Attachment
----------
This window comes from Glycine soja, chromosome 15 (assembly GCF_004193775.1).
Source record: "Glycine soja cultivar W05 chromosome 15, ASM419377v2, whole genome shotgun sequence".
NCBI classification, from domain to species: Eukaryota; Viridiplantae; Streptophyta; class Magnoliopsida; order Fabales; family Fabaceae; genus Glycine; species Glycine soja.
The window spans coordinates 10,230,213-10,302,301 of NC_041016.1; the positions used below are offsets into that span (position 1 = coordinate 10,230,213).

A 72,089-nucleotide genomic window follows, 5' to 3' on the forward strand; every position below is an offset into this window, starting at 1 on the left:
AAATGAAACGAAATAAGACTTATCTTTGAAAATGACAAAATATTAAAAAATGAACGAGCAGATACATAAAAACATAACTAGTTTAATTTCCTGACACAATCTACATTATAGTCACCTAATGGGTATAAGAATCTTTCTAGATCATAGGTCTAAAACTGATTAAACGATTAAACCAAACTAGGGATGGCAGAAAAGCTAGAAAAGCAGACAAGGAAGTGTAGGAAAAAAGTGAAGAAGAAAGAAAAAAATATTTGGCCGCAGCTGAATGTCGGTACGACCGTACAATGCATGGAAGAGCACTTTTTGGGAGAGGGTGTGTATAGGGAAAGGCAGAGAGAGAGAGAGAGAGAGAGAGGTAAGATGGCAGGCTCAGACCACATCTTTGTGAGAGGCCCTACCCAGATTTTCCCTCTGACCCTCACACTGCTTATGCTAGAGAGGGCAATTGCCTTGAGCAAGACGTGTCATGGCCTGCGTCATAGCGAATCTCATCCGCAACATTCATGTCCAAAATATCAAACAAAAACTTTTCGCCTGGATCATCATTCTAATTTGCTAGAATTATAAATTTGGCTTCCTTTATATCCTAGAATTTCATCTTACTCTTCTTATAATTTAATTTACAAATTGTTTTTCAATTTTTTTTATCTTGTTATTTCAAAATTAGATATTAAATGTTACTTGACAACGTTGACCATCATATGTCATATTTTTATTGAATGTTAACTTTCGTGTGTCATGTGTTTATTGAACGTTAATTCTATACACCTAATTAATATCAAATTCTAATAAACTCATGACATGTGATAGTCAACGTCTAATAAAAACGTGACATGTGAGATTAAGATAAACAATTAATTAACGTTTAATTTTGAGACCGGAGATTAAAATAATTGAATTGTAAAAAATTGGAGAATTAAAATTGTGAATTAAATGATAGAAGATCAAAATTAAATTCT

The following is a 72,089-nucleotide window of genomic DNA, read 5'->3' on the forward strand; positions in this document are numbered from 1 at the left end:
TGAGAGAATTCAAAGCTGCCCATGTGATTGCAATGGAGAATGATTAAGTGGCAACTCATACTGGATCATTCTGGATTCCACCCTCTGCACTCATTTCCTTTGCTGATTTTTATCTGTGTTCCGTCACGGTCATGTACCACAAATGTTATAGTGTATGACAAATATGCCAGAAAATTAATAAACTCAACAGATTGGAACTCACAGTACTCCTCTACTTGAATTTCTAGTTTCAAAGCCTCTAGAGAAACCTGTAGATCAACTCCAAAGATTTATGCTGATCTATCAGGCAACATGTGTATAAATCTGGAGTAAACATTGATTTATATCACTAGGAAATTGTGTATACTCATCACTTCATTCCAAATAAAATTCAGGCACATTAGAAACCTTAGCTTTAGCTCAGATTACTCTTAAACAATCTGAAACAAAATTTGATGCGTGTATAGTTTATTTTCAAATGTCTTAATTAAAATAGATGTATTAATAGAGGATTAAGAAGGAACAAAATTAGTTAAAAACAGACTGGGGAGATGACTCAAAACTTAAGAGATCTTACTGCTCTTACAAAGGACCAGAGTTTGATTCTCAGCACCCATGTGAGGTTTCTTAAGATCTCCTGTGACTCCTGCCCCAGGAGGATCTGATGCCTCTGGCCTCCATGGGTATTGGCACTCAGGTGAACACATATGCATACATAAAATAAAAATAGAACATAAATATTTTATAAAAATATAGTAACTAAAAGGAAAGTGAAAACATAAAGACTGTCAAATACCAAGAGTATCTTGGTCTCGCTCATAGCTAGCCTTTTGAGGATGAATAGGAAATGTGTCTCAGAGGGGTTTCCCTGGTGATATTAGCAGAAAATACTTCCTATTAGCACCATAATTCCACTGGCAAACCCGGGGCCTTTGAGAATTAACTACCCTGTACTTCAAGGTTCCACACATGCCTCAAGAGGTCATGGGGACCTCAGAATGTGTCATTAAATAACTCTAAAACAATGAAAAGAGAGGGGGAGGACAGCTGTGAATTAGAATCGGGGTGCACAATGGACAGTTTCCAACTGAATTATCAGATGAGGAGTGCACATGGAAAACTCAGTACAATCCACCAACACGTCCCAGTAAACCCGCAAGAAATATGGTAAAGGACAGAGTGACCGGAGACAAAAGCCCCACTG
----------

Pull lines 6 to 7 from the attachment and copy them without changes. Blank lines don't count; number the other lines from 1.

AAATGAAACGAAATAAGACTTATCTTTGAAAATGACAAAATATTAAAAAATGAACGAGCAGATACATAAAAACATAACTAGTTTAATTTCCTGACACAATCTACATTATAGTCACCTAATGGGTATAAGAATCTTTCTAGATCATAGGTCTAAAACTGATTAAACGATTAAACCAAACTAGGGATGGCAGAAAAGCTAGAAAAGCAGACAAGGAAGTGTAGGAAAAAAGTGAAGAAGAAAGAAAAAAATATTTGGCCGCAGCTGAATGTCGGTACGACCGTACAATGCATGGAAGAGCACTTTTTGGGAGAGGGTGTGTATAGGGAAAGGCAGAGAGAGAGAGAGAGAGAGAGAGGTAAGATGGCAGGCTCAGACCACATCTTTGTGAGAGGCCCTACCCAGATTTTCCCTCTGACCCTCACACTGCTTATGCTAGAGAGGGCAATTGCCTTGAGCAAGACGTGTCATGGCCTGCGTCATAGCGAATCTCATCCGCAACATTCATGTCCAAAATATCAAACAAAAACTTTTCGCCTGGATCATCATTCTAATTTGCTAGAATTATAAATTTGGCTTCCTTTATATCCTAGAATTTCATCTTACTCTTCTTATAATTTAATTTACAAATTGTTTTTCAATTTTTTTTATCTTGTTATTTCAAAATTAGATATTAAATGTTACTTGACAACGTTGACCATCATATGTCATATTTTTATTGAATGTTAACTTTCGTGTGTCATGTGTTTATTGAACGTTAATTCTATACACCTAATTAATATCAAATTCTAATAAACTCATGACATGTGATAGTCAACGTCTAATAAAAACGTGACATGTGAGATTAAGATAAACAATTAATTAACGTTTAATTTTGAGACCGGAGATTAAAATAATTGAATTGTAAAAAATTGGAGAATTAAAATTGTGAATTAAATGATAGAAGATCAAAATTAAATTCT

The following is a 72,089-nucleotide window of genomic DNA, read 5'->3' on the forward strand; positions in this document are numbered from 1 at the left end: